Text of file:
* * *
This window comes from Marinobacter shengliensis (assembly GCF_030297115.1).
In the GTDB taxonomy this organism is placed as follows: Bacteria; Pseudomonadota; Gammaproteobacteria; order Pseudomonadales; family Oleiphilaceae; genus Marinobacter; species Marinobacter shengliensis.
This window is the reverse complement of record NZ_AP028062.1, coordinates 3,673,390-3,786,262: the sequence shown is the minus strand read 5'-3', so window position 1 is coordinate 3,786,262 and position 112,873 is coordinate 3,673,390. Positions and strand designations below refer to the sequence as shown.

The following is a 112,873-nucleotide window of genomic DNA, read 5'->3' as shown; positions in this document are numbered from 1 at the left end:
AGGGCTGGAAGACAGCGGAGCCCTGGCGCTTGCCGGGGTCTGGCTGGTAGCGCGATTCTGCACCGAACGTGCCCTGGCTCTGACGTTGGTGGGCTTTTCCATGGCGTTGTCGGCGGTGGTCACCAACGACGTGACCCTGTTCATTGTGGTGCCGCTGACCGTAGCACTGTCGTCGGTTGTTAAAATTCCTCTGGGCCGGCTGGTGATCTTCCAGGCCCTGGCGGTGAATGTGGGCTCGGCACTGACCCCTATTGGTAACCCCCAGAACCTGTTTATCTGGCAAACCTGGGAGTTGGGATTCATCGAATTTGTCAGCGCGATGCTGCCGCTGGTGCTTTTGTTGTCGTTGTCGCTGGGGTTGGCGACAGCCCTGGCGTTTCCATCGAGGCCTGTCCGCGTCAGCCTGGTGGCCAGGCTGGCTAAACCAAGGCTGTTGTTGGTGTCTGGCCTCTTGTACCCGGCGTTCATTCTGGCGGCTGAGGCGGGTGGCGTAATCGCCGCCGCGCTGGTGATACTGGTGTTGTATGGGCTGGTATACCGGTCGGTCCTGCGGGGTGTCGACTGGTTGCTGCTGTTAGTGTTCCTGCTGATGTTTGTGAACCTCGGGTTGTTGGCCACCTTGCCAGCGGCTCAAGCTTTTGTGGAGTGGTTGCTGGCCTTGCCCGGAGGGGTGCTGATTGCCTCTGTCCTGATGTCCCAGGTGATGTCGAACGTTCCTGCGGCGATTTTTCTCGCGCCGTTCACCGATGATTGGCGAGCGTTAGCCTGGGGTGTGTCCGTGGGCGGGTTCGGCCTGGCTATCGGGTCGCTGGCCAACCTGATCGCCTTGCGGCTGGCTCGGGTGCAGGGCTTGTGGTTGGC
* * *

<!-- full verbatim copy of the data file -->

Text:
This window comes from Marinobacter shengliensis (assembly GCF_030297115.1).
In the GTDB taxonomy this organism is placed as follows: Bacteria; Pseudomonadota; Gammaproteobacteria; order Pseudomonadales; family Oleiphilaceae; genus Marinobacter; species Marinobacter shengliensis.
This window is the reverse complement of record NZ_AP028062.1, coordinates 3,673,390-3,786,262: the sequence shown is the minus strand read 5'-3', so window position 1 is coordinate 3,786,262 and position 112,873 is coordinate 3,673,390. Positions and strand designations below refer to the sequence as shown.

The following is a 112,873-nucleotide window of genomic DNA, read 5'->3' as shown; positions in this document are numbered from 1 at the left end:
AGGGCTGGAAGACAGCGGAGCCCTGGCGCTTGCCGGGGTCTGGCTGGTAGCGCGATTCTGCACCGAACGTGCCCTGGCTCTGACGTTGGTGGGCTTTTCCATGGCGTTGTCGGCGGTGGTCACCAACGACGTGACCCTGTTCATTGTGGTGCCGCTGACCGTAGCACTGTCGTCGGTTGTTAAAATTCCTCTGGGCCGGCTGGTGATCTTCCAGGCCCTGGCGGTGAATGTGGGCTCGGCACTGACCCCTATTGGTAACCCCCAGAACCTGTTTATCTGGCAAACCTGGGAGTTGGGATTCATCGAATTTGTCAGCGCGATGCTGCCGCTGGTGCTTTTGTTGTCGTTGTCGCTGGGGTTGGCGACAGCCCTGGCGTTTCCATCGAGGCCTGTCCGCGTCAGCCTGGTGGCCAGGCTGGCTAAACCAAGGCTGTTGTTGGTGTCTGGCCTCTTGTACCCGGCGTTCATTCTGGCGGCTGAGGCGGGTGGCGTAATCGCCGCCGCGCTGGTGATACTGGTGTTGTATGGGCTGGTATACCGGTCGGTCCTGCGGGGTGTCGACTGGTTGCTGCTGTTAGTGTTCCTGCTGATGTTTGTGAACCTCGGGTTGTTGGCCACCTTGCCAGCGGCTCAAGCTTTTGTGGAGTGGTTGCTGGCCTTGCCCGGAGGGGTGCTGATTGCCTCTGTCCTGATGTCCCAGGTGATGTCGAACGTTCCTGCGGCGATTTTTCTCGCGCCGTTCACCGATGATTGGCGAGCGTTAGCCTGGGGTGTGTCCGTGGGCGGGTTCGGCCTGGCTATCGGGTCGCTGGCCAACCTGATCGCCTTGCGGCTGGCTCGGGTGCAGGGCTTGTGGTTGGC